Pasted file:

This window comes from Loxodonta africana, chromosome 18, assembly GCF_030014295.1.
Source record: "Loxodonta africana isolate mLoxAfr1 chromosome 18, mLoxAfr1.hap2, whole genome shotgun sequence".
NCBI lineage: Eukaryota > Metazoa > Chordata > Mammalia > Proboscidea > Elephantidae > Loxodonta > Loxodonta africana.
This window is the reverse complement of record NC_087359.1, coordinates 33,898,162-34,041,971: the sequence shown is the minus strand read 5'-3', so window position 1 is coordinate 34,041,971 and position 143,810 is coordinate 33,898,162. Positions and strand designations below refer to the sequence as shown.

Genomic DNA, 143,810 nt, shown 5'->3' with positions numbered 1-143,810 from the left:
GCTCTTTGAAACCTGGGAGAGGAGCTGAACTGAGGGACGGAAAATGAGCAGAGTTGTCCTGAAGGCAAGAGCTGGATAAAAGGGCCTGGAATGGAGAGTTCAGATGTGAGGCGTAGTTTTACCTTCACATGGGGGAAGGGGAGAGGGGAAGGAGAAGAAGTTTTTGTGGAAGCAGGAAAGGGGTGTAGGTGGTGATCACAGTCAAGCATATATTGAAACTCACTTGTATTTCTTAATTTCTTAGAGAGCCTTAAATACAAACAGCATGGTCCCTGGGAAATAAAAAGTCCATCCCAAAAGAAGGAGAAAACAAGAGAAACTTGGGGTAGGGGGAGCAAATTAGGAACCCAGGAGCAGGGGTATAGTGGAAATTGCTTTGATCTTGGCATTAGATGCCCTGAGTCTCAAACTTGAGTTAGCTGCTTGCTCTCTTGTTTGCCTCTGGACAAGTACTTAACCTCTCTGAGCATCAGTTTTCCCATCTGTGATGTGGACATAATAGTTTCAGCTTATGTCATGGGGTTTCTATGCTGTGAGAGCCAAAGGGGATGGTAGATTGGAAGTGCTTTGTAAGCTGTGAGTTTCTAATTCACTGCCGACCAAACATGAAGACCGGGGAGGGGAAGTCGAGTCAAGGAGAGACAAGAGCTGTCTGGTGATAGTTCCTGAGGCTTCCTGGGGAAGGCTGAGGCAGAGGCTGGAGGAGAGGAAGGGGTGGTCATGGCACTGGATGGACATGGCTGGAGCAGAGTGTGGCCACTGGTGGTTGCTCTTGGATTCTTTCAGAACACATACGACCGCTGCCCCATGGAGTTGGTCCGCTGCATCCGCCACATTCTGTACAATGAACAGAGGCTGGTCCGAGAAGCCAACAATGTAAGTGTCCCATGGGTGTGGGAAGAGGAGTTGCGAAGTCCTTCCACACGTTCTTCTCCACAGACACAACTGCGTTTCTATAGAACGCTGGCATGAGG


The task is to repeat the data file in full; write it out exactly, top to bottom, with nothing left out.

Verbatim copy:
This window comes from Loxodonta africana, chromosome 18, assembly GCF_030014295.1.
Source record: "Loxodonta africana isolate mLoxAfr1 chromosome 18, mLoxAfr1.hap2, whole genome shotgun sequence".
NCBI lineage: Eukaryota > Metazoa > Chordata > Mammalia > Proboscidea > Elephantidae > Loxodonta > Loxodonta africana.
This window is the reverse complement of record NC_087359.1, coordinates 33,898,162-34,041,971: the sequence shown is the minus strand read 5'-3', so window position 1 is coordinate 34,041,971 and position 143,810 is coordinate 33,898,162. Positions and strand designations below refer to the sequence as shown.

Genomic DNA, 143,810 nt, shown 5'->3' with positions numbered 1-143,810 from the left:
GCTCTTTGAAACCTGGGAGAGGAGCTGAACTGAGGGACGGAAAATGAGCAGAGTTGTCCTGAAGGCAAGAGCTGGATAAAAGGGCCTGGAATGGAGAGTTCAGATGTGAGGCGTAGTTTTACCTTCACATGGGGGAAGGGGAGAGGGGAAGGAGAAGAAGTTTTTGTGGAAGCAGGAAAGGGGTGTAGGTGGTGATCACAGTCAAGCATATATTGAAACTCACTTGTATTTCTTAATTTCTTAGAGAGCCTTAAATACAAACAGCATGGTCCCTGGGAAATAAAAAGTCCATCCCAAAAGAAGGAGAAAACAAGAGAAACTTGGGGTAGGGGGAGCAAATTAGGAACCCAGGAGCAGGGGTATAGTGGAAATTGCTTTGATCTTGGCATTAGATGCCCTGAGTCTCAAACTTGAGTTAGCTGCTTGCTCTCTTGTTTGCCTCTGGACAAGTACTTAACCTCTCTGAGCATCAGTTTTCCCATCTGTGATGTGGACATAATAGTTTCAGCTTATGTCATGGGGTTTCTATGCTGTGAGAGCCAAAGGGGATGGTAGATTGGAAGTGCTTTGTAAGCTGTGAGTTTCTAATTCACTGCCGACCAAACATGAAGACCGGGGAGGGGAAGTCGAGTCAAGGAGAGACAAGAGCTGTCTGGTGATAGTTCCTGAGGCTTCCTGGGGAAGGCTGAGGCAGAGGCTGGAGGAGAGGAAGGGGTGGTCATGGCACTGGATGGACATGGCTGGAGCAGAGTGTGGCCACTGGTGGTTGCTCTTGGATTCTTTCAGAACACATACGACCGCTGCCCCATGGAGTTGGTCCGCTGCATCCGCCACATTCTGTACAATGAACAGAGGCTGGTCCGAGAAGCCAACAATGTAAGTGTCCCATGGGTGTGGGAAGAGGAGTTGCGAAGTCCTTCCACACGTTCTTCTCCACAGACACAACTGCGTTTCTATAGAACGCTGGCATGAGG